The authors of Overcoming Overeating
(1988) consider women's eating disorders and distorted self-images. They promote a combination of behavior and thought modification to get at not only eating patterns that contribute to weight problems but also the thought processes that lock women into those patterns in the first place. Their book is in three parts. "Reclaiming Your Appetite" reiterates the message of Overcoming Overeating
--stop dieting and start "demand feeding" or becoming attuned to the body's natural signals of hunger and fullness. "Reclaiming Your Body" explores "bad body fever"--those interior voices that say, for instance, "I hate my fat thighs" when looking in a mirror. "Reclaiming Yourself" helps women think about their bodies and emotions realistically and compassionately. It would be shortsighted to consider this merely a self-help tome. It is that, of course, especially for overweight women, but it is more, because it treats women and weight so complexly, recognizing the societal pressures and internal demands placed on women's bodies and thereby offering something for every woman, overweight or not. Mary Ellen Sullivan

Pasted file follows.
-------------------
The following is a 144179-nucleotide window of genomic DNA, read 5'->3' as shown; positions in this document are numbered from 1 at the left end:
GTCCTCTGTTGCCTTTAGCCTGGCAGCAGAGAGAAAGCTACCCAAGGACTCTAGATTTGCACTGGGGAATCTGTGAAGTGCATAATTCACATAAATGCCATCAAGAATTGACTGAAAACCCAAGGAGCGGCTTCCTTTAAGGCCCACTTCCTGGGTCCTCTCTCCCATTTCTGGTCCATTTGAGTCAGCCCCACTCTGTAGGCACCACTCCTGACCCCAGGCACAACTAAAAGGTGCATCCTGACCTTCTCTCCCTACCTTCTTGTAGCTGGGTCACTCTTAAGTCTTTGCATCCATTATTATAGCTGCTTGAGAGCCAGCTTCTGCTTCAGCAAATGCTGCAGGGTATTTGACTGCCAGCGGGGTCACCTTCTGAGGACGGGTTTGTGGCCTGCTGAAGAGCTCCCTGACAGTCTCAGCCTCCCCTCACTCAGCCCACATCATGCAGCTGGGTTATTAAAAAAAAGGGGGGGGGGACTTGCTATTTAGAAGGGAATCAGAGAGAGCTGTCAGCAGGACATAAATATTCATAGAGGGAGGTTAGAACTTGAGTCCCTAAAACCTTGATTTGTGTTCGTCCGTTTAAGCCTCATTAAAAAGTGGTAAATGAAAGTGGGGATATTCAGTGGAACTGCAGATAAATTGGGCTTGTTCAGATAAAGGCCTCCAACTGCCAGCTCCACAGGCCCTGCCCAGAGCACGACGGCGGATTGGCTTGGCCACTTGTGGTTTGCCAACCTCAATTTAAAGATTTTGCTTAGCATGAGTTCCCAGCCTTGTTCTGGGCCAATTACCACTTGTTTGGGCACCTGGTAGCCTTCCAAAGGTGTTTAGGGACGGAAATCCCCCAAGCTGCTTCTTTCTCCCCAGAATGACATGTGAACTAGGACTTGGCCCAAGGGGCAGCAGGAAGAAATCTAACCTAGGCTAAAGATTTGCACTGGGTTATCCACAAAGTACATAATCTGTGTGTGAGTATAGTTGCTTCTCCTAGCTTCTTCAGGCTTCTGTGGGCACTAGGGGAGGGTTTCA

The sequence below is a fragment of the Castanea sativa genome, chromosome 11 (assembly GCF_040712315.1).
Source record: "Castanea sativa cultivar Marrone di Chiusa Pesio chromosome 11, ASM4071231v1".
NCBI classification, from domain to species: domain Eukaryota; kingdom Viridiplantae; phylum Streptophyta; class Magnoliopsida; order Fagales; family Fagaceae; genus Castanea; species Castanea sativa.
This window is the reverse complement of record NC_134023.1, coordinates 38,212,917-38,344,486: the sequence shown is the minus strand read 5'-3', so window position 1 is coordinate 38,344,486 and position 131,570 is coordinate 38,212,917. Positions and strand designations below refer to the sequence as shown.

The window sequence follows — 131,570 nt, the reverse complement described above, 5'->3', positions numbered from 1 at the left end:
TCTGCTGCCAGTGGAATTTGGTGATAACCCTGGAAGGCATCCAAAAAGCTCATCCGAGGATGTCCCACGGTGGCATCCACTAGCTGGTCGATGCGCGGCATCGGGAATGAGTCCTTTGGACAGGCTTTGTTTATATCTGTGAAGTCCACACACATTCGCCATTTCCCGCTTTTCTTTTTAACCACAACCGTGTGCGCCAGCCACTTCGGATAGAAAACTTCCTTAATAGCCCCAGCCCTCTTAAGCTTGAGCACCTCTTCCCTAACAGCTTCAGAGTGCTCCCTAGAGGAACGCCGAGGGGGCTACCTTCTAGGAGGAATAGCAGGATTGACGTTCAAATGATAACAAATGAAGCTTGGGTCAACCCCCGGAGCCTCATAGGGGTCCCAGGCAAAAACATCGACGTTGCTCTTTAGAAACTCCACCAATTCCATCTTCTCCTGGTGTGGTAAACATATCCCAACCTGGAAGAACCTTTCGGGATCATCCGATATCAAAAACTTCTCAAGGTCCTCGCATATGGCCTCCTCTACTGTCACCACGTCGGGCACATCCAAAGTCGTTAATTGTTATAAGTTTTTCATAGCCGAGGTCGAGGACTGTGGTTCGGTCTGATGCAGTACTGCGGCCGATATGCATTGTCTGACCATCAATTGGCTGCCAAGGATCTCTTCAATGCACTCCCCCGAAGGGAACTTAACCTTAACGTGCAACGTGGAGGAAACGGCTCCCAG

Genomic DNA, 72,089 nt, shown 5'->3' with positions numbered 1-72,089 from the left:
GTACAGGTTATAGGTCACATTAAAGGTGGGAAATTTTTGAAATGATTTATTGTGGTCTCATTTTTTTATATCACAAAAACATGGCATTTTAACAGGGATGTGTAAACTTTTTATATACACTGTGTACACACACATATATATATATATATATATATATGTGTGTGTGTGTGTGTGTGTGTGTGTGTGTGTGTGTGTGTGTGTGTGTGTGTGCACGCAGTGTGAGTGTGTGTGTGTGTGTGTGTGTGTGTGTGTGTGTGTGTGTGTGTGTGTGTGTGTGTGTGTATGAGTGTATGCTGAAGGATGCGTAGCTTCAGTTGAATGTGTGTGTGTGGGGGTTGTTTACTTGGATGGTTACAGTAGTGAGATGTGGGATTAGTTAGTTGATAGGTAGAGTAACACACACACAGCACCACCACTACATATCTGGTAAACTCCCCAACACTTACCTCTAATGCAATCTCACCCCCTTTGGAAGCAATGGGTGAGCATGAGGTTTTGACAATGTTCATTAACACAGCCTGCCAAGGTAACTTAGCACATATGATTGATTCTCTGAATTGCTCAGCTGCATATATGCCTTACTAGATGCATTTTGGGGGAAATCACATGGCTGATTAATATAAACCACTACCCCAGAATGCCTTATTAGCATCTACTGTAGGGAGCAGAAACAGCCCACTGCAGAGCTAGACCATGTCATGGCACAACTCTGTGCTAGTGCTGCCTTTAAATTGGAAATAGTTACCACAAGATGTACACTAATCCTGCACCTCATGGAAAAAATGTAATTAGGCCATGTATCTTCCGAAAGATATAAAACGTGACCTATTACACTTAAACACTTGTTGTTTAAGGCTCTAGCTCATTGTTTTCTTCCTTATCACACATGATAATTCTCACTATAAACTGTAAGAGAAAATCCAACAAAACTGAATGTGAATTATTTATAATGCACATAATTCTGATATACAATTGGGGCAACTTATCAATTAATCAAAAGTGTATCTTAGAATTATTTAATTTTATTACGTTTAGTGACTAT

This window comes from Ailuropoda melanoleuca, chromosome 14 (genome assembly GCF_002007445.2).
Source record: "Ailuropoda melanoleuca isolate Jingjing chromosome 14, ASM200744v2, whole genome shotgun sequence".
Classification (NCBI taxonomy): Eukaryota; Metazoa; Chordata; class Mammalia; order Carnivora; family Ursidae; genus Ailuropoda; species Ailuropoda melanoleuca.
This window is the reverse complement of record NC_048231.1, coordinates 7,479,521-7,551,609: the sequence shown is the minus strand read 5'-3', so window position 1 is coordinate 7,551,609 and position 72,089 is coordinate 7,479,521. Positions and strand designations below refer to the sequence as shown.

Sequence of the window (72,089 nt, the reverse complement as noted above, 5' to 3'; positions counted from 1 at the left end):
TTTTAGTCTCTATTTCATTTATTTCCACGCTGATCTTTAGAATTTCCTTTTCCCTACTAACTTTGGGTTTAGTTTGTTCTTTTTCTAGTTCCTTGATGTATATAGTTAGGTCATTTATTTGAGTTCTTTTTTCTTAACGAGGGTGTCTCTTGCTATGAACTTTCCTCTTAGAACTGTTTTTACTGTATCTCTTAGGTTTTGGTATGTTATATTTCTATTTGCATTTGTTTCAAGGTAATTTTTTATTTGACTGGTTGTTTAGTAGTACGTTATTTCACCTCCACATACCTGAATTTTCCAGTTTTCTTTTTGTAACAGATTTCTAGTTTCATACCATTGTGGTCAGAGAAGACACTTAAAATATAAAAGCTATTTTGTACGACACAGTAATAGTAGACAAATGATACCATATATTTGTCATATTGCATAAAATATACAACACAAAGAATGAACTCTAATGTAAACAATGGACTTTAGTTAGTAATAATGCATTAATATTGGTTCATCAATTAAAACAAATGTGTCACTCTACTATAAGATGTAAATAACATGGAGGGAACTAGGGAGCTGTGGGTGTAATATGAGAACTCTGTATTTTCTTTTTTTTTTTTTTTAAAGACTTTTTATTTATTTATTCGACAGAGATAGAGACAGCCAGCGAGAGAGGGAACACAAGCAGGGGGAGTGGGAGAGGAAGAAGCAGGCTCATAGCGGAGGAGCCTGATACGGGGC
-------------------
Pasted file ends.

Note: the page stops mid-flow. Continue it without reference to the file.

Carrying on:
From the Inside Flap
What do you think would happen if women stopped hating their bodies? We would . . . .
* Learn to eat when, what, and how much our bodies need.
* Overcome our fear of not dieting.
* Look in the mirror and like what we see.
* Decode our fat talk to reveal our real concerns.
* Stop trying to measure up to society's ridiculous and impossible standards of female beauty.
* Learn to accept ourselves -- our bodies as well as our feelings -- unconditionally.